If you’re me, you declare defeat, play holiday party hooky and instead grab three bottles from the samples stash and go out for a “date night” dinner alone to reconnect. That’s what we decided to do last Friday evening (with apologies to anyone involved in the two holiday parties that we ditched – it’s nothing personal), and the time away from the holiday hustle & bustle allowed me to make a few reflective observations about the more recent ‘state of things.’
For instance: reconnecting with your spouse isn’t simply a matter of having great food and really good wines – though those two thing help immensely in the process.
But you’re not here for the Dude familial matters, you’re here for the wine, right? Well, I made some reflections on that stuff, too:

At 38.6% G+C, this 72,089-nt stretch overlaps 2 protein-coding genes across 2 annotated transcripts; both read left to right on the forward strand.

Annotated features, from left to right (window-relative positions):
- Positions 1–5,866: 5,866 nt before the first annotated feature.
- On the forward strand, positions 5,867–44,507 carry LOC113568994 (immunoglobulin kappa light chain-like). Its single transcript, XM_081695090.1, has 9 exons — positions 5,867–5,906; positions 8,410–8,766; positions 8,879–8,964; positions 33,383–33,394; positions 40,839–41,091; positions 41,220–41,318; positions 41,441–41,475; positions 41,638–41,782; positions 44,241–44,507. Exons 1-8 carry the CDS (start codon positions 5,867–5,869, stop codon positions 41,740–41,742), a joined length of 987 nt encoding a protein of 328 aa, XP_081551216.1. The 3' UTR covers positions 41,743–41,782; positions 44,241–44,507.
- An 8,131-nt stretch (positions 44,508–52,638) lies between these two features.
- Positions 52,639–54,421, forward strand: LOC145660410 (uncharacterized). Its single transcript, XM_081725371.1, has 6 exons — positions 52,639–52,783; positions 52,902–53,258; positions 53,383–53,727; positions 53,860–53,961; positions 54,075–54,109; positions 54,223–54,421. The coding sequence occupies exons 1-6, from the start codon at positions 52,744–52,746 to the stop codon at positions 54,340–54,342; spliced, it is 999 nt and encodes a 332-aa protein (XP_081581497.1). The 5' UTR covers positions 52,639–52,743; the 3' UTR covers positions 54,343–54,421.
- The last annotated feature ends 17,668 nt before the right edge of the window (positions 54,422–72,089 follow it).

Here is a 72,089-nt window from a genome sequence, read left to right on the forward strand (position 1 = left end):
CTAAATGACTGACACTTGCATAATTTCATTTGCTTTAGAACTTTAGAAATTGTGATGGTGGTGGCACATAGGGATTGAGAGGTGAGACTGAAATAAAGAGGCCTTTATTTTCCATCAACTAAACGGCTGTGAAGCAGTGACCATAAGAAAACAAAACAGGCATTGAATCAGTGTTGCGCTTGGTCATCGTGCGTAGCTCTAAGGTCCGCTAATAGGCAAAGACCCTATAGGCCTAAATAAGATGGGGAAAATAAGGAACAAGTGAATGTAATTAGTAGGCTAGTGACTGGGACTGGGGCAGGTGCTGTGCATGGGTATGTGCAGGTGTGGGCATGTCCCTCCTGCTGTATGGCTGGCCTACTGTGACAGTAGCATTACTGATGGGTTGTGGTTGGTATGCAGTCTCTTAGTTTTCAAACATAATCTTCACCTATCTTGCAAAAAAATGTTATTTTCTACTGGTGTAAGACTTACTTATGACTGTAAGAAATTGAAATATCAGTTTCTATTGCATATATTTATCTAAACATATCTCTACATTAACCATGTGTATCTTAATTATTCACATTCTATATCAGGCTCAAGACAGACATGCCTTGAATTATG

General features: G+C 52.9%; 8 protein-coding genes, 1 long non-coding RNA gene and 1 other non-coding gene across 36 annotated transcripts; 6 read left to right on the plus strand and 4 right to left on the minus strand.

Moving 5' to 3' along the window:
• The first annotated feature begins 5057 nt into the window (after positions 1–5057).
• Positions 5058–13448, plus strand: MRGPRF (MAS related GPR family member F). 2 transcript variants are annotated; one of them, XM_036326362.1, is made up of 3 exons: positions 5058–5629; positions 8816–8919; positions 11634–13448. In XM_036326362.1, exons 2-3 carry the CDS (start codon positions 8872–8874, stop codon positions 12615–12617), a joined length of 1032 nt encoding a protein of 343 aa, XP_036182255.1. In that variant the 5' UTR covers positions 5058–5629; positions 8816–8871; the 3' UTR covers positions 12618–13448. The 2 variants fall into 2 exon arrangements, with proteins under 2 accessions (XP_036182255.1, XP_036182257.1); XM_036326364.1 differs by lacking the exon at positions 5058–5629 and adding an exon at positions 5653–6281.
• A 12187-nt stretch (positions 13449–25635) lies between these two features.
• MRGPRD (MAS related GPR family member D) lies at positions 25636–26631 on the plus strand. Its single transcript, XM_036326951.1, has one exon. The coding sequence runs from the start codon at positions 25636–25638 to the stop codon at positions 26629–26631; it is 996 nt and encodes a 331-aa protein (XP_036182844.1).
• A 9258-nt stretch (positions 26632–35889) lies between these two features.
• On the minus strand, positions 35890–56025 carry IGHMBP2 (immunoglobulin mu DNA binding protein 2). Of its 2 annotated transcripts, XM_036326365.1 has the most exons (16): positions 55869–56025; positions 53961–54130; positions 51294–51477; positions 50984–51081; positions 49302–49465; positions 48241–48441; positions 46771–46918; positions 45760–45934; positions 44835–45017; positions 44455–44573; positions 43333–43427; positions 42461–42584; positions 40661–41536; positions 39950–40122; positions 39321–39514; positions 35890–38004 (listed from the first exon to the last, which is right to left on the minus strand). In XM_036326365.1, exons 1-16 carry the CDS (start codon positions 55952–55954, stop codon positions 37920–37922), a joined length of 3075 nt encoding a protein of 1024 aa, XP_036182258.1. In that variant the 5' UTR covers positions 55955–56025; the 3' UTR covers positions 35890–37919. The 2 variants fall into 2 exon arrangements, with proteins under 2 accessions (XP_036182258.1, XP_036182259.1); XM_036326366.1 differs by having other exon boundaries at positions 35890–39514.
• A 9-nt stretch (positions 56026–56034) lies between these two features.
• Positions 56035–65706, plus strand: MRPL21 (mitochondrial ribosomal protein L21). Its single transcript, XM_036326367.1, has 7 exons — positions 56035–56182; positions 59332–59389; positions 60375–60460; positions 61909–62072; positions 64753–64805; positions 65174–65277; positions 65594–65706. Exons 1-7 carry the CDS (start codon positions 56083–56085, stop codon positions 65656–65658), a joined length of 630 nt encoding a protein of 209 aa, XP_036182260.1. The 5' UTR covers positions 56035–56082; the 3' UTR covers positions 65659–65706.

- Napa has gone almost ‘all-in’ when it comes to wine blogs, and is sending more and more stellar, low-production wines our way – another big change from 12 months ago. I say “almost” because the cultiest of the cults are probably not going to divert any stock away from the allocation to the world’s yacht-owners to spare a bottle or two for me.
- South-African wine has really, really impressed me lately, and this is the first year that I can remember not having any wines from South Africa that I didn’t like. Which, upon reflection after 12 months of tasting is really a bit remarkable.
- From what I can discern, Wine & Spirits and Wine Spectator might have given 92 points to a flawed wine.
Let’s address each of these tidbits apiece, shall we?…